3 men in a van: why we do, actually, still need feminism / by Charlotte Marriner

Yesterday, I wore a skirt. This is not very note-worthy in itself. Wahoo. A skirt. Bore off. It is worth noting, however, that it almost always leaves me feeling self-conscious and awkward; yanking and tugging at the hem or swooping my coat over as much of it as I possibly can, to create a fabric fortress between the world and my lady bits. 

 

I see that judge-y glint in your eye.

 

I shouldn’t wear such short skirts, should I? Well. Let’s see. My skirt is, yes, above the knee. A teeny, tiny bit. However, it flares out all French and cutesy like and, short of it being covered in polka-dot bows or lacy frills, is easily the girliest, most feminine thing I own. It’s irreverent. It’s a bit whimsical. It swishes when I move. I wear it at the same height your mum wears her jeans and I always wear it with something slouchy and shapeless. This is not a sexy outfit. (Or what my mother would call a ‘pussy pelmet’.) And yet…

 

Bouncing off the bus and over to work, headphones in and music blasting, I caught the eye of a bloke in a dodgy looking white van, slathering over me. [SIDE NOTE: This post is not some shallow, self-indulgent, thinly-veiled narcissistic puke-fest where I drone on about how men are just, like, always staring at my boobs. Like. It’s sooooo embarrassing, guys. I promise. I guarantee that this wazzock was ogling everything in a skirt that walked past.] Anyway. I gave him my most withering look that I hoped would say I don’t want you to think I’m a boring feminist, but duuuude and, nothing. About as unfazed as my dog is when I catch him eating fox shit, he even craned his neck around for a better view as I kept walking. I know it kind of sounds funny and, hey, boys will be boys, but it was a bit awful. I turned bright red (curses on my terrible blush), shrank my head as low into my body as I could - like a terminally shy turtle, trying to make myself as small as possible - and succeeded in arriving for work feeling a little bit grubby. 

 

Bowled over by a barrage of work as I sat down at my desk, the Van Creep disappeared from my mind. No biggie. Shake it off. As lunch rolled around though, I ran out to grab a sandwich. (And two packs of biscuits.) (And a giant bag of Percy Pigs.) The sun was out. The sky was blue. Every Londoner knows that this combination makes your heart do a little skip. Grinning like a weirdo, I waltzed face-first into another Van Perv, so fixated on the lower half of my body, that he didn’t even notice the mortified look plastered all over my face. Trying to act natural and hide the rash creeping down my neck I kept walking, just as a fuck monkey leant out of his van and yelled OY OOOOOY in my face, so loudly and so precisely timed, that I could smell his cheese-and-onion-crisps breath. When, ever, has this method of Talking To A Woman worked? And when, if the aim is not to communicate but intimidate, did that become OK?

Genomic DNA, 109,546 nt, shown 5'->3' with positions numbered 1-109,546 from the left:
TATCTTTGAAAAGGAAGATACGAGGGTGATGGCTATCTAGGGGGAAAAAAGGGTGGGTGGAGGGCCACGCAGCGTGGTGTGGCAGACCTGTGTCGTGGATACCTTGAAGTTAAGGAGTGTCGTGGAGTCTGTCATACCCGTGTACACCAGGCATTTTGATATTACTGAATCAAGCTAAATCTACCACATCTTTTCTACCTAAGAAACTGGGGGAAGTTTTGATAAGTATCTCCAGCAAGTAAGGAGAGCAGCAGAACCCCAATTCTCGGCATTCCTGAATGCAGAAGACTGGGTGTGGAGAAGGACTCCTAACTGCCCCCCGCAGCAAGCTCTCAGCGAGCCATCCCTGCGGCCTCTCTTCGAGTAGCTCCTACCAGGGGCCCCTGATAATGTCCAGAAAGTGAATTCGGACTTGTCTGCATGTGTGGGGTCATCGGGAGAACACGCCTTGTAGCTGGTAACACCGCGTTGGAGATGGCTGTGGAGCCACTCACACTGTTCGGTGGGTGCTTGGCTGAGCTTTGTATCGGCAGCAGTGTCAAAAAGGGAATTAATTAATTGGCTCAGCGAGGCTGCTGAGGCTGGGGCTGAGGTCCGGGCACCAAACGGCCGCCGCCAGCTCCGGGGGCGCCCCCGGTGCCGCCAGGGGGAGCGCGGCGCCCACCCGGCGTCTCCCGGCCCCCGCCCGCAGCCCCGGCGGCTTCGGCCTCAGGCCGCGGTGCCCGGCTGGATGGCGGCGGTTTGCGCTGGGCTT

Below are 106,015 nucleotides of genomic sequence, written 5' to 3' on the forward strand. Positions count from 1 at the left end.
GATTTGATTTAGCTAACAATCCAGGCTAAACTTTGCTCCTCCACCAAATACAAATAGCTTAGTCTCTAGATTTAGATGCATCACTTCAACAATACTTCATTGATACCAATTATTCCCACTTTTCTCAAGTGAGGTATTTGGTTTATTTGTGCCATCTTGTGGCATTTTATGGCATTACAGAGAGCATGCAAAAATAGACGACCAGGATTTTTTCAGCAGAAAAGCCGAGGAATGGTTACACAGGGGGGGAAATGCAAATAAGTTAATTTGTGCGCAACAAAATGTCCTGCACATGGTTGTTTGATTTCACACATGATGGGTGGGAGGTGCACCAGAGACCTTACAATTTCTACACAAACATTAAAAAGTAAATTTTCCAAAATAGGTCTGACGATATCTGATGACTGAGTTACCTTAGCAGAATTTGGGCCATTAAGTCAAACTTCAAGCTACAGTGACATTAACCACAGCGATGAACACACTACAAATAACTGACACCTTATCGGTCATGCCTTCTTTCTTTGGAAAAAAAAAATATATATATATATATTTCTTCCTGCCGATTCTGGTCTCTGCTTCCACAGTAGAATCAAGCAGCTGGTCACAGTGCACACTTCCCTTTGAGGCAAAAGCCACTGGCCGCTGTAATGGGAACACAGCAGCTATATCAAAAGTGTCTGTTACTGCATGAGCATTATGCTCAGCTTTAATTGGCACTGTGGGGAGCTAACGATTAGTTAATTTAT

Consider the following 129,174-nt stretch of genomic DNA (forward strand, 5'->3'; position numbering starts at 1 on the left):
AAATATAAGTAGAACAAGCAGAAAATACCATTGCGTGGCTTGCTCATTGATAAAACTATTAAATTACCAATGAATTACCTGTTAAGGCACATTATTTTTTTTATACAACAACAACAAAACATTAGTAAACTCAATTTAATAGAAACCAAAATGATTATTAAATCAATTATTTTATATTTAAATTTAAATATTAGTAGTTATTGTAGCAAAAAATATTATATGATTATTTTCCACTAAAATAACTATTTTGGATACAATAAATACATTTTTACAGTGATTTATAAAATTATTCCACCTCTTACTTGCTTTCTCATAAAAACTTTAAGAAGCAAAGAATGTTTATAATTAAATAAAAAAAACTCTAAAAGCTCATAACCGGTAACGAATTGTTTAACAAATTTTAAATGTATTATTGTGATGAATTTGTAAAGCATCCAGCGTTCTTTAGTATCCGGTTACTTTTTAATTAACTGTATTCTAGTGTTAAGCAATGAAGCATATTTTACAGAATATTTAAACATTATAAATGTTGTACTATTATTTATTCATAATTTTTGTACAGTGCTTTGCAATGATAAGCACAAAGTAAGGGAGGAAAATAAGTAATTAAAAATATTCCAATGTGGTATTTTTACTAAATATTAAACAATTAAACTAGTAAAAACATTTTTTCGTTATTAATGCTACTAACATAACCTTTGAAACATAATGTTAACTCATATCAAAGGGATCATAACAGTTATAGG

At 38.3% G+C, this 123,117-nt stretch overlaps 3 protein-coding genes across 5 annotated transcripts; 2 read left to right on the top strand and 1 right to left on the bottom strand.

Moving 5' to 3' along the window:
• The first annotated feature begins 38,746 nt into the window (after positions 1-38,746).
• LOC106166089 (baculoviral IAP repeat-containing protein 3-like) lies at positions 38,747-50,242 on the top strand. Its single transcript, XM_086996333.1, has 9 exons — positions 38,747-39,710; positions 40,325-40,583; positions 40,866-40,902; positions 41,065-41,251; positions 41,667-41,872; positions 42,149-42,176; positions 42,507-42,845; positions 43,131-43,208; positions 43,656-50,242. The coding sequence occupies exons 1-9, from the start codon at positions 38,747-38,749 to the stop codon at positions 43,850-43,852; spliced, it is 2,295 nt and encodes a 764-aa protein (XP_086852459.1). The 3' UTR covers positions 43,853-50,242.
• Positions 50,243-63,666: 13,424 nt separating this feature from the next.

What’s worse, is that this kind of behaviour is so small, so commonplace, that we don’t even tell our friends about it any more, let alone someone who might actually be able to do something about it. It’s inconsequential. It’s nothing compared to the horrors of brutal, sustained attacks on women that, also, tragically happen across the world on a daily basis. But I know that I never want my daughter to feel the way I feel when this happens to me; cheap, small, weak. And I definitely don’t want her to feel like that every day, when it happens over and over, again and again. 

 

And trust me, if someone attempts an amusing, half-considered chat up line on me, I’ll be the first person to laugh. (Or more likely, snort.) When the old man in the corner shop across the road that I often buy wine from, says ‘darling’, I find it kind of endearing and charming. I don’t hate men. And I don’t hate compliments from strangers. But men like the ones above don’t want us to feel complimented. In fact, they would like us to be as passive about their experience with our bodies at possible. As I was writing this, I looked up the word emasculate. A feminine equivalent doesn’t technically exist (another rant for another day), though some use the term ‘defeminized’. When men yell and stare it chips a little bit away from the girl inside us that decides that today, actually, she wants to wear a skirt that swishes when she walks. It defeminizes her. This kind of seemingly harmless, culturally entrenched behaviour is hard to shake and even harder to banish. But until men, and women, have the lady balls to be feminists, to actually take pride in that and to address this kind of behaviour on a massive scale, we’re dooming our daughters, and our daughters' daughters, to that same shitty feeling. And I don’t think, deep down, any of us are OK with that.